The painful secret (1)

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Chapter twenty-five

As Allison stepped into her house, a flood of memories washed over her. Even though her father was gone for the moment, his presence still haunted every room. Every beating, every slur, every single minute he tortured her, washed over her instantly. A chill washed over her as she started through her home, making her way up to her room. Her eyes scanned over everything as if this was the first time in the brick structure. It was as if she had been gone for ages, though only a few days have passed.

In fact, she wouldn't have come back at all, knowing that her father would be able to make bail, but the police assured her that the evidence was too incriminating. They posted his bail at three million dollars and that was too much for even him to waste. The court dates were already scheduled and approaching fast. She dreaded seeing his face again, but it had to be done.

Entering her room, she let her fingers graze over random furniture. The last time she was in here, she was being brutally lashed by leather, while Brian watched in horror from her closet. Lying down on her bed, Allison hugged a pillow to her chest. Just as she was settling down, the phone rang. Rising from bed and hurrying downstairs, Ally smiled at the caller ID. She picked up and greeted the person on the other side of the receiver. "Hi, Brian."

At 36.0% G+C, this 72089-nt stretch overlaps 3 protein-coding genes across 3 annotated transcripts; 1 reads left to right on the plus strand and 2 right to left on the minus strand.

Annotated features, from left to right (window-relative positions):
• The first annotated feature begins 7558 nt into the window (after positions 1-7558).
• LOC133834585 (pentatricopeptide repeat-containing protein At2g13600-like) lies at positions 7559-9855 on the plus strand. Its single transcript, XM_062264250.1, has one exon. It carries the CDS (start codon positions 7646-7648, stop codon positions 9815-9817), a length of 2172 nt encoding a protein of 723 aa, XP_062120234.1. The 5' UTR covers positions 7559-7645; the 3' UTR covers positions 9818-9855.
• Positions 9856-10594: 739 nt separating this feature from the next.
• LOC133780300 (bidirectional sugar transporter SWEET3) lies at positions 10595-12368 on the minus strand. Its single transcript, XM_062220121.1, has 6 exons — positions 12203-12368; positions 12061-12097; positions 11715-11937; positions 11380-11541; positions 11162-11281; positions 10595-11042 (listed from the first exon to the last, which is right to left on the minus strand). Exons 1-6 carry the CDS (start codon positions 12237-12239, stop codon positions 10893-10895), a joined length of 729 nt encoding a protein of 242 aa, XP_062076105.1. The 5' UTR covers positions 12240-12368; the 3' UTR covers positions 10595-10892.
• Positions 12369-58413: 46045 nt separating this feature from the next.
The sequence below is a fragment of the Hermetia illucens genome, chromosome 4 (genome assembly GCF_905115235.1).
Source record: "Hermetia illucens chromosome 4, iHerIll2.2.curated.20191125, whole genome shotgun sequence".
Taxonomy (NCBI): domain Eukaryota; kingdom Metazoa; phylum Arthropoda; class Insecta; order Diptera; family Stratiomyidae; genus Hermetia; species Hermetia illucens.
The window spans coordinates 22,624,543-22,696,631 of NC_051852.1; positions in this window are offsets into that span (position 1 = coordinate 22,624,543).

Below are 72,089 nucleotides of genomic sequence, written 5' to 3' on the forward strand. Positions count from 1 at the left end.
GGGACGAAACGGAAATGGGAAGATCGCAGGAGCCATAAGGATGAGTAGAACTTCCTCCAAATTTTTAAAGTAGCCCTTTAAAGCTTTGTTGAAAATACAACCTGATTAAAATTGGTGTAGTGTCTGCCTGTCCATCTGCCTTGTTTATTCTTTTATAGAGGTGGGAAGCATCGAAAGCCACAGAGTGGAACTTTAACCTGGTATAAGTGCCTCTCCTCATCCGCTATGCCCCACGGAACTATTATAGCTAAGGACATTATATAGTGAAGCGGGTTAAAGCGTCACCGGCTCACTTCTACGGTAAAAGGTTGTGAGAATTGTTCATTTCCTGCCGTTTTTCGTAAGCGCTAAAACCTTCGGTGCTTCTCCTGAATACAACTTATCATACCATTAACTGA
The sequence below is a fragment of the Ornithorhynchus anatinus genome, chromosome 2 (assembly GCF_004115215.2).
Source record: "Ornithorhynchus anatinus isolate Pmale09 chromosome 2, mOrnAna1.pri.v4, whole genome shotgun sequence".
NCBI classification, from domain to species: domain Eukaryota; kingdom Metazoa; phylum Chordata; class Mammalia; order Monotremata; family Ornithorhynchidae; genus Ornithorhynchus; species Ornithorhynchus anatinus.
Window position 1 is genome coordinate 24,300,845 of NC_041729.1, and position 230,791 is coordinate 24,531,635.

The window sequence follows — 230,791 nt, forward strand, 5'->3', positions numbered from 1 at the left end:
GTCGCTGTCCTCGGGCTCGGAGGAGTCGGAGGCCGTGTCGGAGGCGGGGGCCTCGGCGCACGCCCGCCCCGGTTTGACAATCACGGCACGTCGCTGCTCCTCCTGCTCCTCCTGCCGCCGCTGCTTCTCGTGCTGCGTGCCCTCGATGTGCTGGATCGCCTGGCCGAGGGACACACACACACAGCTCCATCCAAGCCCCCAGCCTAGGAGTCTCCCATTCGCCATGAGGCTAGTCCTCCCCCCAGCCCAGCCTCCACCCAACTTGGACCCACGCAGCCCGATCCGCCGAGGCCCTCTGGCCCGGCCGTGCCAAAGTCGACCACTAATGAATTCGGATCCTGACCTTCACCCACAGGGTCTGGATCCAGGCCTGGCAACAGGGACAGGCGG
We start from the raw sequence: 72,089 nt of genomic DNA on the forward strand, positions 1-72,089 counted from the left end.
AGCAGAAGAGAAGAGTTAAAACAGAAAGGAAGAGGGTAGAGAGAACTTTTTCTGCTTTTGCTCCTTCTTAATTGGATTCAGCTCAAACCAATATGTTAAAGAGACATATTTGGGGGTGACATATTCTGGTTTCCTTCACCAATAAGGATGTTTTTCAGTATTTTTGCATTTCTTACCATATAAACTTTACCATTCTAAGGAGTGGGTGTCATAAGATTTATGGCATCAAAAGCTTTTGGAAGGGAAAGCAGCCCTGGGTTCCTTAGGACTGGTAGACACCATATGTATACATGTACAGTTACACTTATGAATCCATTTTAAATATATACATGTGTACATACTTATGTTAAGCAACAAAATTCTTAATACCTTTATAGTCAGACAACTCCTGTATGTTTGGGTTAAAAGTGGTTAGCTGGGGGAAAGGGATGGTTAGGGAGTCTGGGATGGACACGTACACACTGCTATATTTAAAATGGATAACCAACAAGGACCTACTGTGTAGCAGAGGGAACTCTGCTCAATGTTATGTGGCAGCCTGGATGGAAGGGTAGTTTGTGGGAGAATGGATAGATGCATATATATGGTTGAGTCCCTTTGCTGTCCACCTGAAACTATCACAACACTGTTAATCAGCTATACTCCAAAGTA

The weeks passed and things had settled down quite a bit. Allison and Brian were together almost everyday. Sometimes they were working on their art project and other times, they would go out or spend time with their friends.

However, the day had come for Allison to face her father in court. She had met with her attorney, supplied by the Lake's, many times and had gone over some of the questions that may be asked. The tall female attorney, Mary Sowings, made sure to cover everything to make the red-haired girl as comfortable as possible.

The judge, Barry Shineman, gave a brief summary to the jury before giving Mary the floor. The dark-haired woman stood from her chair. "First, I want to say that I am here to defend my client, Allison Lia, who had to endure three years of abuse and mistreatment by her father. This man has beaten her both mentally, and physically, and I have the evidence to back her endeavors," she said confidently towards the jury. "I even have a witness, so I would like to call Brian Lake to the stand."

The said boy rose from a bench behind Mary and took the stand. After swearing in, the boy waited, calmly, for the woman to start asking her questions.